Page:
called PBL that, as they  explain is not a spammers list, it just
includes dynamic and "non mail server IP ranges".

Does someone here know what is "non mail server IP ranges" about?  Or,
how could my static IP could be taken as dynamic (some DNS faliure at my
ISP end?).






Re: gmail and hotmail blocking mail sent from my IP

2017-08-09 Thread Gareth Nelson
With all due respect, there's a legit question here - it's not just
"philosophical crap".

I believe people have already suggested ensuring DNS (including SPF records
etc) is properly setup too.

---
“Lanie, I’m going to print more printers. Lots more printers. One for
everyone. That’s worth going to jail for. That’s worth anything.” -
Printcrime by Cory Doctrow

Please avoid sending me Word or PowerPoint attachments.
See http://www.gnu.org/philosophy/no-word-attachments.html

On Wed, Aug 9, 2017 at 10:57 AM, Rupert Gallagher 
wrote:

> We reject tons of junk from static ISP-branded IPs with a broken or absent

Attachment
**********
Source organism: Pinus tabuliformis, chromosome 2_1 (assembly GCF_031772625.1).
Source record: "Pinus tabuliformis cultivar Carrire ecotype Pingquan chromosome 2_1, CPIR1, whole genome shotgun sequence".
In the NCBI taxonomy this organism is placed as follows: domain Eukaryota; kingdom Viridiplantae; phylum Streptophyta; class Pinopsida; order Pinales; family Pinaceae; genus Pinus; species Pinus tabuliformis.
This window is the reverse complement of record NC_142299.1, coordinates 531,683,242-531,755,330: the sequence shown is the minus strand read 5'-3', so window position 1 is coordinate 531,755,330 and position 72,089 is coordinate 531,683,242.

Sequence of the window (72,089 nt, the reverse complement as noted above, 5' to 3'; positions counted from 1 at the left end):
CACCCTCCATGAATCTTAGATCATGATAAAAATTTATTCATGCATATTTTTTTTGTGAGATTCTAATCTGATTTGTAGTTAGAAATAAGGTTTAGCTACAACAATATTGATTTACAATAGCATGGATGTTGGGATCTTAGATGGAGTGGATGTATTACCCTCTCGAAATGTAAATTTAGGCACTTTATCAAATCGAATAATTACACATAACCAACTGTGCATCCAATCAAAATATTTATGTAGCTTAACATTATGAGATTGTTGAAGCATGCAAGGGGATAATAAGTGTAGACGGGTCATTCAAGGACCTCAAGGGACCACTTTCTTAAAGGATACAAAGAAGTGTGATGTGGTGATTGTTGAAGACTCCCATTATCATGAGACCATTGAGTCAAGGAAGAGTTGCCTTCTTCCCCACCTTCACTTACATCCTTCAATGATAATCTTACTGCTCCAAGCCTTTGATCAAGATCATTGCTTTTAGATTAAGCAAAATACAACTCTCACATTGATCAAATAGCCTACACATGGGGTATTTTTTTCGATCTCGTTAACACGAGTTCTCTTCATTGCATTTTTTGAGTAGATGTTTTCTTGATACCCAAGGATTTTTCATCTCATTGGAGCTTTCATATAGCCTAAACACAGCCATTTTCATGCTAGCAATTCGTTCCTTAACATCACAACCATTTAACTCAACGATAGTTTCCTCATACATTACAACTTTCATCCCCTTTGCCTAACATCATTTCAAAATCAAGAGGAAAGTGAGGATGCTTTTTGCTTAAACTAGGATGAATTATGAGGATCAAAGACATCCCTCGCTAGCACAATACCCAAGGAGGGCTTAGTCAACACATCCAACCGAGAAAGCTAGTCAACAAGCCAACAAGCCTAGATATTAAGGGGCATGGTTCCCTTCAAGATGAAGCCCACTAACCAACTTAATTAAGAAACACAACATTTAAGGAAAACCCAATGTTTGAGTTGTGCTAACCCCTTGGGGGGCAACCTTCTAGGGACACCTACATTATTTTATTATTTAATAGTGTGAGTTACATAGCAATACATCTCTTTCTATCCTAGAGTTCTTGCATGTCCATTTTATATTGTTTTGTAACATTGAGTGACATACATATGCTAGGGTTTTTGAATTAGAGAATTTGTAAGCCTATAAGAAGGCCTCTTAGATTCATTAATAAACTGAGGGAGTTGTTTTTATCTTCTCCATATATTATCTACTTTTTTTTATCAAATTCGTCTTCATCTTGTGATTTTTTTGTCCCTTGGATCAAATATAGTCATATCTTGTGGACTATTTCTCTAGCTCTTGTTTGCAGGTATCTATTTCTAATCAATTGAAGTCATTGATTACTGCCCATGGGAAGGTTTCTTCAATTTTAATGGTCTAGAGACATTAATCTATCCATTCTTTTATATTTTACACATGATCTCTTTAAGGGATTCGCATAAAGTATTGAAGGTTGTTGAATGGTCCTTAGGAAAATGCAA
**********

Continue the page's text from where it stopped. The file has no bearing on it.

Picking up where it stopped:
> DNS. If one wants to serve their own email from their static IP, they
> should have the decency to serve their own authoritative DNS, instead of
> blaming the ISP or writing philosophical crap on mailing lists.
>
> Sent from ProtonMail Mobile
>
> On Wed, Aug 9, 2017 at 10:47 AM, Rui Ribeiro  wrote:
>
> > I would advise not assuming the email ISP will forward blindly all the
> email it gets. Back then years ago I ran an ISP, and the most strange ever
> support call I get was a competitor buying a modem of ours, and escalating
> a support call our email server was not forwarding *their* email. C: Well,
> our main server queue is full of messages and spam, and we just pointed our
> email server to yours to alleviate it...and it does not goes through
> ME: You know our central email server besides having anti-spam and grey
> listing, only forwards our own domain, right? (we had other email servers